One way I’m trying to overcome my melancholy is by focusing on good things. It’s a struggle, but knowing that I’m going to write a post where I highlight some positive stuff forces me to be mindful. I won’t write a post like this every week, but I’m going to try for at least two per month.


Distraught Daughter

Our youngest daughter just learned about tornados in school. She is now absolutely terrified that one will show up and take our house away. Recent questions include:

  • Daughter: Dad, where do we go if a tornado comes?
  • Me: Under the stairs. It is 100% tornado proof.
  • Daughter: Dad, how many tornados are there in Colorado?
  • Me: None. They don’t like the mountains, so they stay in flat places like Nebraska and Kansas.

Sidenote: There was a tornado in our town not more than two years ago. It didn’t touch down, but still…

  • Daughter: Dad, what happens if a tornado sucks you up?
  • Me: It just takes you for a little ride. Before the tornado goes home, it sets you down somewhere else and you have to walk home or get a ride back from a friend. Wouldn’t it be fun if the tornado set you down in front of the frozen yogurt place?

I’m probably not going to win Father of the Year for these blatant lies. However, the truth results in excessive crying and trauma which culminates in 2am visits to our bedroom:


I need my sleep, so I lie.


14,000 Things to Be Happy About

Despite our best efforts, daughter is still completely and insanely terrified. Any time we go for a walk and there is wind, she cries hysterically. This happened on Wednesday:

Mrs. 1500 and I tried to comfort her, but the situation was too funny not to laugh about (when she wasn’t paying attention): Continue reading

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Ecuador Part 3: Passion Reignited


Security is mostly a superstition. It does not exist in nature, nor do the children of men as a whole experience it. Avoiding danger is no safer in the long run than outright exposure. Life is either a daring adventure, or nothing. –Helen Keller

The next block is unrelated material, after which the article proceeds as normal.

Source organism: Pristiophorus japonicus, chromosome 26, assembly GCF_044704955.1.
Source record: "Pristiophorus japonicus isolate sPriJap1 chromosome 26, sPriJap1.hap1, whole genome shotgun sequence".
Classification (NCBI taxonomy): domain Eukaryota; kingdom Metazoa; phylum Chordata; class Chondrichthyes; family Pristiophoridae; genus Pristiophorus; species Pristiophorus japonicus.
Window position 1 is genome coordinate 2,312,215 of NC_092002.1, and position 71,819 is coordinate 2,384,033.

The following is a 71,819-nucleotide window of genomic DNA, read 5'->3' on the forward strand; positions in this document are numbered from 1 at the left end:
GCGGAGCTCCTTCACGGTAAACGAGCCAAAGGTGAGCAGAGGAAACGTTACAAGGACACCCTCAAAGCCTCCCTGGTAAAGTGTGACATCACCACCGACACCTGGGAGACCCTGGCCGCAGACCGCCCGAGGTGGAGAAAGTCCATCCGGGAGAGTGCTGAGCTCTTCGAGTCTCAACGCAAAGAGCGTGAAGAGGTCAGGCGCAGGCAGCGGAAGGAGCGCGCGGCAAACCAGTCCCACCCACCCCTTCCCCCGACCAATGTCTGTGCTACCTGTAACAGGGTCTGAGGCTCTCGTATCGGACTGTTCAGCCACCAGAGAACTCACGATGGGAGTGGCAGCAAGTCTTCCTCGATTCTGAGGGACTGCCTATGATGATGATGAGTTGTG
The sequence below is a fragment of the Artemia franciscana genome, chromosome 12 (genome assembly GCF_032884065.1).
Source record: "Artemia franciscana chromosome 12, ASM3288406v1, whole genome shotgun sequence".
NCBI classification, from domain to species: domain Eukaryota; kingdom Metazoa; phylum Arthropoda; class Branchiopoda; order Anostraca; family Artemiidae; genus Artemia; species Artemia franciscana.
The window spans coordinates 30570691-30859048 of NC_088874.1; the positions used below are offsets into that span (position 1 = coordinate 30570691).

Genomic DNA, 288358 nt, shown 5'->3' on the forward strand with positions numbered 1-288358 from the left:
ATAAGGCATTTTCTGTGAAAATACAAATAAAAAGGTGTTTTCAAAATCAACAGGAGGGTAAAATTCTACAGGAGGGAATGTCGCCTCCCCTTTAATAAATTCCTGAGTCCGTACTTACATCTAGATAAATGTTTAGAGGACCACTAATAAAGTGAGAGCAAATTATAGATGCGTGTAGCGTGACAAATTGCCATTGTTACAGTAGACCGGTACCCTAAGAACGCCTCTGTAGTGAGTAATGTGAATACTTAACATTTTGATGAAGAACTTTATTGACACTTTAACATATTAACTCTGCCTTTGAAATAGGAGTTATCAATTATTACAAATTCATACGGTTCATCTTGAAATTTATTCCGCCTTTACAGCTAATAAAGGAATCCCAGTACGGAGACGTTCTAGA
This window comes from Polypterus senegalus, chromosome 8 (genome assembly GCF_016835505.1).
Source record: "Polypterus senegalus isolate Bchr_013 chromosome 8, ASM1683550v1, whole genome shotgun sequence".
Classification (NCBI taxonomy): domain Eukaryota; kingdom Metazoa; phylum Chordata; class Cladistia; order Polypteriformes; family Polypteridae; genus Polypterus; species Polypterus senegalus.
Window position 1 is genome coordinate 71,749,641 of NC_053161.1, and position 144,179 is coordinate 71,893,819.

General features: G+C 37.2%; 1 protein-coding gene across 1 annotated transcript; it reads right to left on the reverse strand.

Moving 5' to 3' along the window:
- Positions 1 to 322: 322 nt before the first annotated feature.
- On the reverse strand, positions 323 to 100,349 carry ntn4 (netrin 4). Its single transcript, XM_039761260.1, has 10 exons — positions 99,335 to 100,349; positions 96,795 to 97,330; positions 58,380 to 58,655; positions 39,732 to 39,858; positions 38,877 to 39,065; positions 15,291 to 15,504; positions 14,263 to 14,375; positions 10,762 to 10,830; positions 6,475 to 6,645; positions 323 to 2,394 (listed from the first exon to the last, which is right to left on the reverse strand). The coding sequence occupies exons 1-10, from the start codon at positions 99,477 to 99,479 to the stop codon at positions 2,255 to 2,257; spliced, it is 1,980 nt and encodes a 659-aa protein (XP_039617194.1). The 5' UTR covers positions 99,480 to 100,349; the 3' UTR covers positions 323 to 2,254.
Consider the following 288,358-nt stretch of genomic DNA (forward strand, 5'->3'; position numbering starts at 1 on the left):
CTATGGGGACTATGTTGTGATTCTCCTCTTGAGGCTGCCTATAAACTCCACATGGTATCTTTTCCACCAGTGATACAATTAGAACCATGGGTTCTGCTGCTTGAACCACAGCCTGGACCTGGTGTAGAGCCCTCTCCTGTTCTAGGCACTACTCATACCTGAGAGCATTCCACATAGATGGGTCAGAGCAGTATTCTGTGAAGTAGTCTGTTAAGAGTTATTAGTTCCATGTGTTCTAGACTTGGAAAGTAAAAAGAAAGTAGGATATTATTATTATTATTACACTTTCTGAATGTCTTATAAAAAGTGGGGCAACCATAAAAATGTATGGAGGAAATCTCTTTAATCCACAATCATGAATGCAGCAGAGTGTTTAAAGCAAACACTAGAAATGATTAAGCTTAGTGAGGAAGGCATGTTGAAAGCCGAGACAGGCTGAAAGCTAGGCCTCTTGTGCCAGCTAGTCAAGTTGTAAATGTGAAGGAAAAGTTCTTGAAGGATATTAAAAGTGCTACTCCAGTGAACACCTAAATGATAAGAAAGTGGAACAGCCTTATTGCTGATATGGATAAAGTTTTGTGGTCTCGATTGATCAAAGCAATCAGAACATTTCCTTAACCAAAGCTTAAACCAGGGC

I previously wrote about my Ecuador trip:

Today, I finally get around to part 3. First though, there are two thoughts that have been on my mind lately:

  • You should structure your finances so that you can leave work at the earliest possibility.
  • Work is the key to happiness. A life without work is hell.

On the surface. those thoughts are contradictory. I’ll get back to them in a bit…


Life is Good

I’m fortunate in many ways. It’s no understatement to say that I’m thankful every day for my fairy-tale life. Near the top of the list is finding something I enjoy doing that pays me (the old-school term for this is work). It wasn’t easy for me to figure out.

At the age of 23, much to the dismay of my family and a girlfriend, and despite being an honors student, I quit pharmacy school. I loved the organic chemistry and pharmacokinetics, but knew that working at Walgreens would be vastly different.

My decision to quit happened very quickly. I had wanted to drop out for a while, but needed a catalyst. This came in the form of a conversation I had with a computer programmer roommate in 1998. It went something like this:

  • Me: I don’t like pharmacy, but I don’t know what else to do with my life.
  • Roommate: There are loads of computer jobs with Y2K coming up.
  • Me: I’m not excited about going back to school for 3 or 4 years. I only have 2 more years of pharmacy school to go.
  • Roommate: You don’t have to. DePaul offers a 30 week class in mainframe coding. It’s a great program and if you get through it, you’re almost guaranteed a job.

I made the decision on the spot to quit pharmacy school. It felt completely right and I never questioned it.

After 20 weeks in the computer program, I had gone on 10 interviews and received 8 job offers. I took one of them and coded into the sunset.

However, I haven’t been doing much coding in my current job; more systems administration and support duties. In Ecuador, of all places, I rediscovered how much I enjoyed coding. Continue reading

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Ask the Readers: Is Fear Keeping You from Your Best Life?

A couple weeks ago, I asked you about fear. The wife and I had volunteered to give a talk to college students about financial independence. Like most, I don’t enjoy public speaking. (side-note: Mrs. 1500 fears nothing and was completely unfazed.) The big day was last week. Here we are:

Me and Mrs. 1500 (she likes to talk with her hands)

My mind was calm up until the night before the presentation. I had a little anxiety that evening, so I slept like crap. The next day, I had a hard time focusing as I let fear creep in. Continue reading

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Real Estate Investing from a Distance

Today’s post was written for us by Rich from Rich on Money. Like Dr. Hartman who grew up to be a cardiologist, Rich was appropriately named at birth, possibly even unconsciously directed toward the path to wealth.

Today, Rich shares his thoughts on passive income generation through long distance real estate investing. If real estate interests you, this post gives some really stellar tips for success.

My name is Rich.

I love real estate.

I grew up in Southern California.  I remember thinking about buying real estate as a kid.  I was twelve years old.  I thought if I could buy a house then, I would be able to sell it when I was eighteen and have enough money for a car!  I was always fascinated by how fast real estate appreciated in certain places, especially near the beach.